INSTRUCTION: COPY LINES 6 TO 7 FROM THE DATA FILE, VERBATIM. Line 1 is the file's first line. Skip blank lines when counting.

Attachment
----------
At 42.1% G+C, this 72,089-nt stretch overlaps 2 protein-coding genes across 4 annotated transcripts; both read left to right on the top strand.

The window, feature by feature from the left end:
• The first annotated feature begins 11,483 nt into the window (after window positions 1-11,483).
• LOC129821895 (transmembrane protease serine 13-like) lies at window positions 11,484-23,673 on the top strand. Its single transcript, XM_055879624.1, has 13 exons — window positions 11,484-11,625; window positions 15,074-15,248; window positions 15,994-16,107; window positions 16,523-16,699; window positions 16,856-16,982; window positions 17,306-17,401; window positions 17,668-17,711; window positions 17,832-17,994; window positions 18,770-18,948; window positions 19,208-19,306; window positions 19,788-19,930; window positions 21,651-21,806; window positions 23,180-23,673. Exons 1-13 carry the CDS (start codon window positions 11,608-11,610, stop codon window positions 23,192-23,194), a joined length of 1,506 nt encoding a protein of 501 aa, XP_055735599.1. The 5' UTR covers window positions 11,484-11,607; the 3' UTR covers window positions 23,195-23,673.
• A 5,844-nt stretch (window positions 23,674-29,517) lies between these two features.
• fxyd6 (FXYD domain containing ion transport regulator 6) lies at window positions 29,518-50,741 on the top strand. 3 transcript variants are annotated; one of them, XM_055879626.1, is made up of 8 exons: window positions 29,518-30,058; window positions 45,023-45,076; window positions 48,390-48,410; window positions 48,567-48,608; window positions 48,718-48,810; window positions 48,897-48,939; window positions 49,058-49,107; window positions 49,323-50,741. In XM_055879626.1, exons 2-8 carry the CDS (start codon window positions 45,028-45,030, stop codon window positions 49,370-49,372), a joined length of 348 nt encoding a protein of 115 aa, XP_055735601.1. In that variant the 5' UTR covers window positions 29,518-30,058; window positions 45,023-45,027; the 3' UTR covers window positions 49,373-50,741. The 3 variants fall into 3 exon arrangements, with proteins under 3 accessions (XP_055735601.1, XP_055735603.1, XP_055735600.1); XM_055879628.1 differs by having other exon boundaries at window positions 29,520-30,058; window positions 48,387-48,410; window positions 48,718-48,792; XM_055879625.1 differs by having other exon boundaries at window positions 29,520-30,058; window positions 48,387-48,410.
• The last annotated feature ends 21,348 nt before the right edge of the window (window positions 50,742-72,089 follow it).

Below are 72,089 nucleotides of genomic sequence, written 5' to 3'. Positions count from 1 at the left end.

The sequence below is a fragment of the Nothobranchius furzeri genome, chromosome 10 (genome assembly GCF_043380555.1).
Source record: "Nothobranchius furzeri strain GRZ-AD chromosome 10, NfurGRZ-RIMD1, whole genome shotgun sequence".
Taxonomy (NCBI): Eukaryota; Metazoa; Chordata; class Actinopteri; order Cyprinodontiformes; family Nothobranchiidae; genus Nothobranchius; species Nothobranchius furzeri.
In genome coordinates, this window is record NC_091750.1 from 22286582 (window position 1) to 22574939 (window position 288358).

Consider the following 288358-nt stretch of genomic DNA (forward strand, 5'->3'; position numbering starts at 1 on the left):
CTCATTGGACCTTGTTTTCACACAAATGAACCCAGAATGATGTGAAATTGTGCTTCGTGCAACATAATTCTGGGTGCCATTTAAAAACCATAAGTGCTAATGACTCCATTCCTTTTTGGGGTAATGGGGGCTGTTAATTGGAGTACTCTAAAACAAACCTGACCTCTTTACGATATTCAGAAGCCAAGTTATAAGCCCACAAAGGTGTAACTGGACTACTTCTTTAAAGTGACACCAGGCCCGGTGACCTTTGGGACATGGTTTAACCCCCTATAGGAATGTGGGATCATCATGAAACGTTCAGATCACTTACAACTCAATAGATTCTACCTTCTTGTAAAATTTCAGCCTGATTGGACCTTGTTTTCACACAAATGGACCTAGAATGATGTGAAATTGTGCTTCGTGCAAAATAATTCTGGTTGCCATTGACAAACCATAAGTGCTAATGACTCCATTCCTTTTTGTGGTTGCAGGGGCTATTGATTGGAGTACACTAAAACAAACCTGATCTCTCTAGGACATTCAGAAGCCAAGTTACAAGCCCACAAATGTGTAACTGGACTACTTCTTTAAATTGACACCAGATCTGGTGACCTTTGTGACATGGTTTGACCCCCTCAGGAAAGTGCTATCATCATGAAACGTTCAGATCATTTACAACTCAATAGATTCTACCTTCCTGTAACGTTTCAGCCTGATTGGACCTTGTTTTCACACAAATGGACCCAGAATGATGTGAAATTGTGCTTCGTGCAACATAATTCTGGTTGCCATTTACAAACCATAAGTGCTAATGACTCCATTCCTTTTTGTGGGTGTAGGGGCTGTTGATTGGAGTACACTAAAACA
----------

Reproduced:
• fxyd6 (FXYD domain containing ion transport regulator 6) lies at window positions 29,518-50,741 on the top strand. 3 transcript variants are annotated; one of them, XM_055879626.1, is made up of 8 exons: window positions 29,518-30,058; window positions 45,023-45,076; window positions 48,390-48,410; window positions 48,567-48,608; window positions 48,718-48,810; window positions 48,897-48,939; window positions 49,058-49,107; window positions 49,323-50,741. In XM_055879626.1, exons 2-8 carry the CDS (start codon window positions 45,028-45,030, stop codon window positions 49,370-49,372), a joined length of 348 nt encoding a protein of 115 aa, XP_055735601.1. In that variant the 5' UTR covers window positions 29,518-30,058; window positions 45,023-45,027; the 3' UTR covers window positions 49,373-50,741. The 3 variants fall into 3 exon arrangements, with proteins under 3 accessions (XP_055735601.1, XP_055735603.1, XP_055735600.1); XM_055879628.1 differs by having other exon boundaries at window positions 29,520-30,058; window positions 48,387-48,410; window positions 48,718-48,792; XM_055879625.1 differs by having other exon boundaries at window positions 29,520-30,058; window positions 48,387-48,410.
• The last annotated feature ends 21,348 nt before the right edge of the window (window positions 50,742-72,089 follow it).